Seikado was founded by Baron Yanosuke Iwasaki (1851-1908), the younger brother of Yataro Iwasaki, who was the second president of Mitsubishi, and expanded by Yanosuke's son, Baron Koyata Iwasaki (1879-1945), who became the fourth president of Mitsubishi. "Seikado" is the studio-name of Yanosuke Iwasaki.
Many Japanese lost sight of their cultural heritage in their headlong Westernization that followed the Meiji Restoration of the late 1860s. Yanosuke and his son Koyata collected books, artworks and other cultural treasures systematically to help safeguard that heritage.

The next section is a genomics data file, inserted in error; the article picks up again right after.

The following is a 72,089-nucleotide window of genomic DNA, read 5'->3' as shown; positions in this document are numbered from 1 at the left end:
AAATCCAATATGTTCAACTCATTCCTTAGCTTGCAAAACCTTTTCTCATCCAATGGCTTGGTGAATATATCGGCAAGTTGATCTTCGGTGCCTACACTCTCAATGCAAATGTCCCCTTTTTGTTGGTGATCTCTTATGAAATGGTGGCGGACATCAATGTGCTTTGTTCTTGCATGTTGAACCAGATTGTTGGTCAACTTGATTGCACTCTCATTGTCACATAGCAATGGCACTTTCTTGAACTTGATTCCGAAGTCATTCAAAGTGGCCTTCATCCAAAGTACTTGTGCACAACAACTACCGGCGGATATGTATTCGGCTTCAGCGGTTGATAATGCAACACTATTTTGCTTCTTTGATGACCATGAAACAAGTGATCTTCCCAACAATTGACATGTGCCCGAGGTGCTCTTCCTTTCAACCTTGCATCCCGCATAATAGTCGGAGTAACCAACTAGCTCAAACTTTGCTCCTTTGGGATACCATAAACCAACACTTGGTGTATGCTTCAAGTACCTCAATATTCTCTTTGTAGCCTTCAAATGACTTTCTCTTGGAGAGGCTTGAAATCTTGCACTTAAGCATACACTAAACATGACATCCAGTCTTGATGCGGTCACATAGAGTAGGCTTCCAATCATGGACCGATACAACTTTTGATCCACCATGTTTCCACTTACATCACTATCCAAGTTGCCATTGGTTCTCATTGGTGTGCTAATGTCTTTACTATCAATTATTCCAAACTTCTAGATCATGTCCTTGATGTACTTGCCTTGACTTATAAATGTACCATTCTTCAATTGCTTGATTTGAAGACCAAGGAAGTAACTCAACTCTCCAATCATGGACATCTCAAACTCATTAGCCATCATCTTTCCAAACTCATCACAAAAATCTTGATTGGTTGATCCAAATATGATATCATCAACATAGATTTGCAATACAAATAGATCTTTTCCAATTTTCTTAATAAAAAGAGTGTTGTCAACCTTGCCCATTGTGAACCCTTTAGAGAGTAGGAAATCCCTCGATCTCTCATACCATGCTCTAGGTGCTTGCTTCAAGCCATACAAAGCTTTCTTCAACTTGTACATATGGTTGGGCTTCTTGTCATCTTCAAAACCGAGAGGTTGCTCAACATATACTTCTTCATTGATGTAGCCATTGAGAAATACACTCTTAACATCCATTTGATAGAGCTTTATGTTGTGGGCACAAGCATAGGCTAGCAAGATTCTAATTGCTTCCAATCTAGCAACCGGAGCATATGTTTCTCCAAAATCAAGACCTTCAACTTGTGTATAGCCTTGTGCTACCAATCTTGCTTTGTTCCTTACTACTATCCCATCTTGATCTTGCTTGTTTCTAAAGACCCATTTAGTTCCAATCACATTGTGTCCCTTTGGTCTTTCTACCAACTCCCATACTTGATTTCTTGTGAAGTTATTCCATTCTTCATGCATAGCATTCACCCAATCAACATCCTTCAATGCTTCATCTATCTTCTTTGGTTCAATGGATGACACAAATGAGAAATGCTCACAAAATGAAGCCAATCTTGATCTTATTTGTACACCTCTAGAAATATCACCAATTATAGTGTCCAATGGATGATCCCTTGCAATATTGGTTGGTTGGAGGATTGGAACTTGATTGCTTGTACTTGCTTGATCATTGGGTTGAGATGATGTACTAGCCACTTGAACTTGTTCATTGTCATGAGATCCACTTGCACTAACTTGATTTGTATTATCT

In 1940, Baron Koyata established The Seikado Foundation and opened the Seikado Bunko Library containing 200,000 books donated from his personal collection (80,000 Japanese volumes and 120,000 Chinese volumes) to encourage the widespread use of the library. Baron Koyata also hoped to establish an art museum, but World War II intervened.
Koyata's dream was realized in 1992, in commemoration of hundredth anniversary of the founding of the Seikado collection a new museum was opened and activities in this area greatly expanded. Seikado houses their collection of 6,500 works of art in a museum. The museum displays its treasures to the public in a year-round program of exhibitions.
The Seikado Bunko Library contains 200,000 books donated from Yanosuke and Koyata Iwasaki's personal collection (80,000 Japanese volumes and 120,000 Chinese volumes) to encourage the widespread use of the library.